“It became almost like a gimmick to people. People would be, ‘Oh, my God. My friends would love you!’” she recalls. “They thought it was funny and ridiculous. I kind of had the opposite problem where now people liked me and were nice to me, but people were seeing the condition instead of me, and it was not great. But when I started online gaming – I found Overwatch and I could go on push-to-talk. Push-to-talk meant that people saw me and not my condition. Many of the people that I made friends with online on Overwatch didn’t know I had Tourette’s for a good year or two. And that was amazing. I felt valued as a human again and I got to find out that I was friendship material even without the romanticism of my Tourette’s syndrome.”

Of course, that’s since changed. Anita blames her lack of tech-savvy for the start of her streaming career.

“It actually turned out to be a happy accident. I wanted to maintain that I was just a normal person without the condition. I didn’t want to show everyone on my friends list that I had Tourette’s. I had intended to go on push-to-talk, couldn’t figure it out, was like, ‘F*ck it. Let’s go anyway.’”

She was met with surprise by some, weird fascination from others, and the occasional accusation that she was faking her condition for bigger streaming numbers.

“The thing is, I grew up with being punished for it,” Anita explains. “I didn’t have an explanation for what was going on. I got in a lot of trouble for it. I got kicked off public transport. My life was tremendously difficult. I’m quite used to way worse consequences than some mean words on the internet so I wasn’t really afraid of how people would respond to me.”

That’s one of the elements of Anita’s platform that resonates with the people who follow her. Her unabashed self-acceptance, her quick-witted, occasionally dark humor, and her willingness to laugh at herself have invited others to do the same. She doesn’t view herself as a role model – in fact, she outwardly cringes at the idea – but she does acknowledge that the streaming platform has given her a chance to make a difference. That’s why she continues to raise money for various charities – those working with people who have Tourette’s yes, but also ones associated with animal rescue and rehabilitation. (When she’s not outing herself as an imposter in a game of Among Us you might find her neck-deep in a badger sett somewhere in the UK countryside, trying to rescue all kinds of woodland creatures.)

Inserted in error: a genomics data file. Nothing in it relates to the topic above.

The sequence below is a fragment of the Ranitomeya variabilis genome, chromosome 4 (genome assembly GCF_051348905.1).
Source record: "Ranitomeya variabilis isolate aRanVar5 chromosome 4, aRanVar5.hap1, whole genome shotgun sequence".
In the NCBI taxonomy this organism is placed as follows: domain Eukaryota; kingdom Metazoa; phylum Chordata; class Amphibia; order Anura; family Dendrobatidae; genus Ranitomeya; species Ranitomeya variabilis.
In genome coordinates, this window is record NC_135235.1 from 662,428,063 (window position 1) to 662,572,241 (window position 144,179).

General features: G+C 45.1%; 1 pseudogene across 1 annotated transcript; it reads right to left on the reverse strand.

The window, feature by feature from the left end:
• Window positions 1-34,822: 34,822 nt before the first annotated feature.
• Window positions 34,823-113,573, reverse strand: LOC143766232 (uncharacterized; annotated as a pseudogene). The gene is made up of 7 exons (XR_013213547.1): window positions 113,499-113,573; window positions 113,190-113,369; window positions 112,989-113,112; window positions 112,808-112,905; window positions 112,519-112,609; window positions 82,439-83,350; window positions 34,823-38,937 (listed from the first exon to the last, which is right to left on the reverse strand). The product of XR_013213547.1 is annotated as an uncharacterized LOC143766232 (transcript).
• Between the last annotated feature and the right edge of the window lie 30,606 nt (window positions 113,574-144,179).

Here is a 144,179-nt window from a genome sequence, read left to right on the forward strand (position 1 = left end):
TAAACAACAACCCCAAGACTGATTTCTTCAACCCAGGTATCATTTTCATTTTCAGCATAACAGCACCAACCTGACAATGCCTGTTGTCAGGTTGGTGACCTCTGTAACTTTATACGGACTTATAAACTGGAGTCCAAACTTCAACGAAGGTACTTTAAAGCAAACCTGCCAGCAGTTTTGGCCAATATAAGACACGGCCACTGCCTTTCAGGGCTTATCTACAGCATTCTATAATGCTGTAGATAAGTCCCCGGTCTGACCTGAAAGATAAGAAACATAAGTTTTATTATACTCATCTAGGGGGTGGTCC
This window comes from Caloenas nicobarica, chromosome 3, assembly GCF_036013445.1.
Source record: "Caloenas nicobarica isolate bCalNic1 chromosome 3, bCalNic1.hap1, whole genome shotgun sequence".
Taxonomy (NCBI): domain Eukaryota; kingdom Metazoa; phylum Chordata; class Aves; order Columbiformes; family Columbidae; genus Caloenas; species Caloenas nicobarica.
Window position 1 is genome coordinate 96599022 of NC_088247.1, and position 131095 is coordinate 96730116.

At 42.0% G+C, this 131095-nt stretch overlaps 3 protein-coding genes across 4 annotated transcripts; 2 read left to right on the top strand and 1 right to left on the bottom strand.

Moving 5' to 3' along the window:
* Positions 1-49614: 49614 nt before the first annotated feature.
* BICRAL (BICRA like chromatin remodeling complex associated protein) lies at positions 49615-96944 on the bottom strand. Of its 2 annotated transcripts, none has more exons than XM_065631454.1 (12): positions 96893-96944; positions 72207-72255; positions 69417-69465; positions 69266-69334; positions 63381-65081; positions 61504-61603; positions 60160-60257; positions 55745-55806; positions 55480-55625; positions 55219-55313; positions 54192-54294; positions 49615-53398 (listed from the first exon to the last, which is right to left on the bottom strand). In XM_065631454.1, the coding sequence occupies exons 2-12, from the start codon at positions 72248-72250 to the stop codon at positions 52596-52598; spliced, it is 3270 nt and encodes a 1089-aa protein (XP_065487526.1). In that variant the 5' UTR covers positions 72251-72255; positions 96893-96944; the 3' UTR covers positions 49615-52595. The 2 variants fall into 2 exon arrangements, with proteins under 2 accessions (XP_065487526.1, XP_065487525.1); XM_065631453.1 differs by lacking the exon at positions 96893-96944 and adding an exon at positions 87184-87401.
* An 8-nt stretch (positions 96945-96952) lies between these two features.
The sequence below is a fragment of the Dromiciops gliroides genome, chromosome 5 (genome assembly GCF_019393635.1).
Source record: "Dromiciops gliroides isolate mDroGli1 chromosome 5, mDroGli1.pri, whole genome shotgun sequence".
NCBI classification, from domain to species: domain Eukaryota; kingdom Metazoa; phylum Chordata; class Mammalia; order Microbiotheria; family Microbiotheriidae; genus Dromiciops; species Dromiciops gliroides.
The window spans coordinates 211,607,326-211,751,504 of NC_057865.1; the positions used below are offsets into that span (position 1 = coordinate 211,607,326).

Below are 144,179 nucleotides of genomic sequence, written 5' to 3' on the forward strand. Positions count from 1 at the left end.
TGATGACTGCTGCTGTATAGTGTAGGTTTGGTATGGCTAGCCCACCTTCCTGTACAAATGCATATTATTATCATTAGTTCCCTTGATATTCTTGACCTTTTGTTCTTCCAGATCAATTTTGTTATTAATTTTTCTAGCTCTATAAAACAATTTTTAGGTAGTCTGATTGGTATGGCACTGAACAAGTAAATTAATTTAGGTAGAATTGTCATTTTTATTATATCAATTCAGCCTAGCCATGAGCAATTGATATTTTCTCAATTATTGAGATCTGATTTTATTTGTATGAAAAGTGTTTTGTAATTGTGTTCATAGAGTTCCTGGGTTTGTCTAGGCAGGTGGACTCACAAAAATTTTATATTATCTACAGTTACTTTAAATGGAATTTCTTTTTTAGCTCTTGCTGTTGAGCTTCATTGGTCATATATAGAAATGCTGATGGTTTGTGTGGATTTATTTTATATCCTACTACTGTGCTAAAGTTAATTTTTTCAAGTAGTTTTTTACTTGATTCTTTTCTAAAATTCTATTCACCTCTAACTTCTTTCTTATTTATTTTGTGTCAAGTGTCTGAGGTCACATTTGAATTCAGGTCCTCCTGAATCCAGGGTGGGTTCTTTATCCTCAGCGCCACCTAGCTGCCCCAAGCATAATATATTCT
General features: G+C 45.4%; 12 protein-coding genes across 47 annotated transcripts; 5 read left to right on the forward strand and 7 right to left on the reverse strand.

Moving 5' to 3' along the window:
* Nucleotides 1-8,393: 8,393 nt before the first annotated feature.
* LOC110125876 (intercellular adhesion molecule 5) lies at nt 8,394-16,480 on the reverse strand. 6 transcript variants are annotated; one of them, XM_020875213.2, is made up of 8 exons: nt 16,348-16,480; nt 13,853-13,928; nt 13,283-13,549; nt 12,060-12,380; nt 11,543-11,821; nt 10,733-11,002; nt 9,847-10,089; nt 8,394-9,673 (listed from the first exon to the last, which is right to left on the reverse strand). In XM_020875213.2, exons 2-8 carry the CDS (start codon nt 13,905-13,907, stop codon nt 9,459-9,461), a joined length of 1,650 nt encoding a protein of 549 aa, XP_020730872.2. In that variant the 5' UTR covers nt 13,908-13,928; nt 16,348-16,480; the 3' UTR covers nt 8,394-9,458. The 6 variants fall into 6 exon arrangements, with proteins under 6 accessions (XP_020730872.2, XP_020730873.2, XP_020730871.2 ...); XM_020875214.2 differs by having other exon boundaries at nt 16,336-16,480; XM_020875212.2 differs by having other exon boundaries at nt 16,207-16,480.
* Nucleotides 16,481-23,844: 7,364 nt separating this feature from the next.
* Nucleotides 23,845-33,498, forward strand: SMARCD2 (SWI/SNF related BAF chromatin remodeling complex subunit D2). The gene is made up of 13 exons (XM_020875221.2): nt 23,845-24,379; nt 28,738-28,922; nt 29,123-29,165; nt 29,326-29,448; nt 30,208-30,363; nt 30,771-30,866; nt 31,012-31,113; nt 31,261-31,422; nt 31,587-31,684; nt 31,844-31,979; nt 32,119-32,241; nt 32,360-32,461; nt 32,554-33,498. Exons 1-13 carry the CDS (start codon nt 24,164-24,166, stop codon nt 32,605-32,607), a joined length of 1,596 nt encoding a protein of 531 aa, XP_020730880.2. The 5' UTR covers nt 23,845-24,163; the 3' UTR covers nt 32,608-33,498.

But it’s also why she’s happily inhabited the role of streaming ambassador to the crowds of people who probably haven’t encountered her disorder in real life.

“I don’t think that any person with Tourette’s owes education to anyone,” Anita says. “Would we task someone with cancer, for example, with spending hours upon hours exhaustively explaining to everyone about cancer all the time? Or would we just let them live their lives? I don’t try to pressure myself too much to be an educator. It’s a passive part of what I do anyway because it’s one thing to go and Google Tourette’s and get a definition of the word. It’s another to actually interact with someone, and the humanizing of it is very educational, in and of itself, even without me trying. And so, I will answer the odd question every now and again, if I’m in the mood, but mainly I just try to show people what it looks like to accept yourself and your situation and make it work for you and be happy in that; to use your experience as a tool rather than a reason to weigh yourself down. It’s a reason to step up and build something beautiful.”

Anita’s managed to do that despite a year that proved difficult, terrifying, and even dangerous. On top of the threat of a global pandemic, she was confronted with a truly horrifying stalking incident that put her physical safety in jeopardy.

In July, an obsessed fan began doxxing her – a term familiar to many female gamers that describes how trolls often publish their private information like a home address or contact info in order to invite harassment. Anita went to Twitch and the police, but both failed to fully address the situation, which is what prompted her to share the harrowing experience on social media.